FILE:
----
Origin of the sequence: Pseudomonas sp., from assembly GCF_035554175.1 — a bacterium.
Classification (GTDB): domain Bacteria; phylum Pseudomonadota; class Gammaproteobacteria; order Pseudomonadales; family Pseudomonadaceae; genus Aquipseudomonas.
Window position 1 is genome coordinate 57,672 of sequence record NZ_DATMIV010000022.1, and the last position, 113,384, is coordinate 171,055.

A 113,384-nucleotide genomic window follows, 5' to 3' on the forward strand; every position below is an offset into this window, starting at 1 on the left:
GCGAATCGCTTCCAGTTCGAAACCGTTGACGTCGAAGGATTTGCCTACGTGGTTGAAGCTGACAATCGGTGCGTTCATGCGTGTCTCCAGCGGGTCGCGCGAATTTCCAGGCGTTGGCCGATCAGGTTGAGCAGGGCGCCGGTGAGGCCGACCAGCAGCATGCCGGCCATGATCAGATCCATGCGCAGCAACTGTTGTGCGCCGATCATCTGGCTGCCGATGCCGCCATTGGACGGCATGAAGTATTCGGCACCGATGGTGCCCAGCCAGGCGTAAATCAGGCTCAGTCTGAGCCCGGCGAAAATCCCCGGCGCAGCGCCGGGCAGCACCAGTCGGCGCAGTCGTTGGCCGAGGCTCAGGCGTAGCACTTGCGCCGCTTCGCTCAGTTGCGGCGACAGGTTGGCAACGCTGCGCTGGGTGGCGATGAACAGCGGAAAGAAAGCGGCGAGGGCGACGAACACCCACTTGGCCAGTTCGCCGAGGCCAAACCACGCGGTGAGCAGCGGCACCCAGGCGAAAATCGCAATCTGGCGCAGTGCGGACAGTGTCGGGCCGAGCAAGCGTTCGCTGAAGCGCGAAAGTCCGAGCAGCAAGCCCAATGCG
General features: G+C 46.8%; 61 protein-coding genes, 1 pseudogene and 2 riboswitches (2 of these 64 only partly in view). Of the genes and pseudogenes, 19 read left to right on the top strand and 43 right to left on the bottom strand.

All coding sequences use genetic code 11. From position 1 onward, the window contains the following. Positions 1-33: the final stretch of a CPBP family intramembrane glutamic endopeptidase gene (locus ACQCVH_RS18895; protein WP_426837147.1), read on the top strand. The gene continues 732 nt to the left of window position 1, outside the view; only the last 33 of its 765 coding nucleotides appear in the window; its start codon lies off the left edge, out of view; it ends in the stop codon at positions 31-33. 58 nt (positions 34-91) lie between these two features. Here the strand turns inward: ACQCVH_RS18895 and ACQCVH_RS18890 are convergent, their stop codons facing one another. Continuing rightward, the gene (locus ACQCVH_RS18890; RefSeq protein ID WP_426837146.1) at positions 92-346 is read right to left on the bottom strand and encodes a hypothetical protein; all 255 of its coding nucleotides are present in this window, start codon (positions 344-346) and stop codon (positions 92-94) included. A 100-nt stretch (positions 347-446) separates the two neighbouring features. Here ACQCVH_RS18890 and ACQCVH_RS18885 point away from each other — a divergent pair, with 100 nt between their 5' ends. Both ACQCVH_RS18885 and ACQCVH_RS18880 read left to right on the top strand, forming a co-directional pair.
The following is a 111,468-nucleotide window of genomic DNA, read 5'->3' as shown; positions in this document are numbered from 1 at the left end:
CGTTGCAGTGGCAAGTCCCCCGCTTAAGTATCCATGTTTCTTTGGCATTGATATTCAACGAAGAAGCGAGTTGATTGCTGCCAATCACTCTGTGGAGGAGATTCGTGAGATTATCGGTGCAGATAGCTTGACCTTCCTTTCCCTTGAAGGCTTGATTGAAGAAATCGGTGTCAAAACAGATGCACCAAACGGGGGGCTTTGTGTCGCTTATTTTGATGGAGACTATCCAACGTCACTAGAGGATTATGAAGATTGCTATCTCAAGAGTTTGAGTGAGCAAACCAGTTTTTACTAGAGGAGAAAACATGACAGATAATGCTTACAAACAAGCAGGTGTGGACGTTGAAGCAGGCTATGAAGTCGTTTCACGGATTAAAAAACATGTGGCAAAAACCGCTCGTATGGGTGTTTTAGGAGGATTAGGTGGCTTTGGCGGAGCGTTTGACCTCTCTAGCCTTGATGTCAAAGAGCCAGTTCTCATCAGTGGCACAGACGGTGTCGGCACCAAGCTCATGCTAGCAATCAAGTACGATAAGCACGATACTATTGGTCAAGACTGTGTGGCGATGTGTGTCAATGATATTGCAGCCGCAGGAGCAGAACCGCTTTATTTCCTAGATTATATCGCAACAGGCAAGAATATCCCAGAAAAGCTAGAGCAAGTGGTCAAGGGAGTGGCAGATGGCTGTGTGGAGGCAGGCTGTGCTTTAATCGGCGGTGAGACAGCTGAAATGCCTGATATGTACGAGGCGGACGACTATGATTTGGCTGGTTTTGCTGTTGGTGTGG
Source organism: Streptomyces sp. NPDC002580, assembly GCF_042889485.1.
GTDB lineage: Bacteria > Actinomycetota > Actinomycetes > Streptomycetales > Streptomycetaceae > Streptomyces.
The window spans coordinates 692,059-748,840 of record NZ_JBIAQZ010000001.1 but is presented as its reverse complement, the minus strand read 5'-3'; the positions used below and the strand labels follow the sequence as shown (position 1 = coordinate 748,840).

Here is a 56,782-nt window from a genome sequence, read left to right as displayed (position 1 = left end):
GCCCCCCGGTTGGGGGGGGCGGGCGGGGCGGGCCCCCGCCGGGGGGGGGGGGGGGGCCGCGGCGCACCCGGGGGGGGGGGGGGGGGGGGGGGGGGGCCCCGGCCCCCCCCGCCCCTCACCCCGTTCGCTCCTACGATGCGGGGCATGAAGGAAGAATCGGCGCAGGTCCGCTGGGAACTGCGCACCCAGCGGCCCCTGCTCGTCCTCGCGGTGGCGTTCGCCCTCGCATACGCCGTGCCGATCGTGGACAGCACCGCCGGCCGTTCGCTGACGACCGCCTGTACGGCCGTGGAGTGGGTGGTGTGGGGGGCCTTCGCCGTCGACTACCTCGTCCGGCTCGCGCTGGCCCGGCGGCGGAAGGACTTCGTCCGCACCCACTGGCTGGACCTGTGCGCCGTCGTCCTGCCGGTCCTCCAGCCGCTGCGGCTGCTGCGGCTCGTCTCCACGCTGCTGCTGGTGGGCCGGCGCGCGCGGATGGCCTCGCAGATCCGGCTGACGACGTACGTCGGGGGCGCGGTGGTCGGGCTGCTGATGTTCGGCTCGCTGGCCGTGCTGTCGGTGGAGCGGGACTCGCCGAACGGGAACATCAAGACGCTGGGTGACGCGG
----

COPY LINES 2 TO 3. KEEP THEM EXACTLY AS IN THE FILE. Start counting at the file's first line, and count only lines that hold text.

Classification (GTDB): domain Bacteria; phylum Pseudomonadota; class Gammaproteobacteria; order Pseudomonadales; family Pseudomonadaceae; genus Aquipseudomonas.
Window position 1 is genome coordinate 57,672 of sequence record NZ_DATMIV010000022.1, and the last position, 113,384, is coordinate 171,055.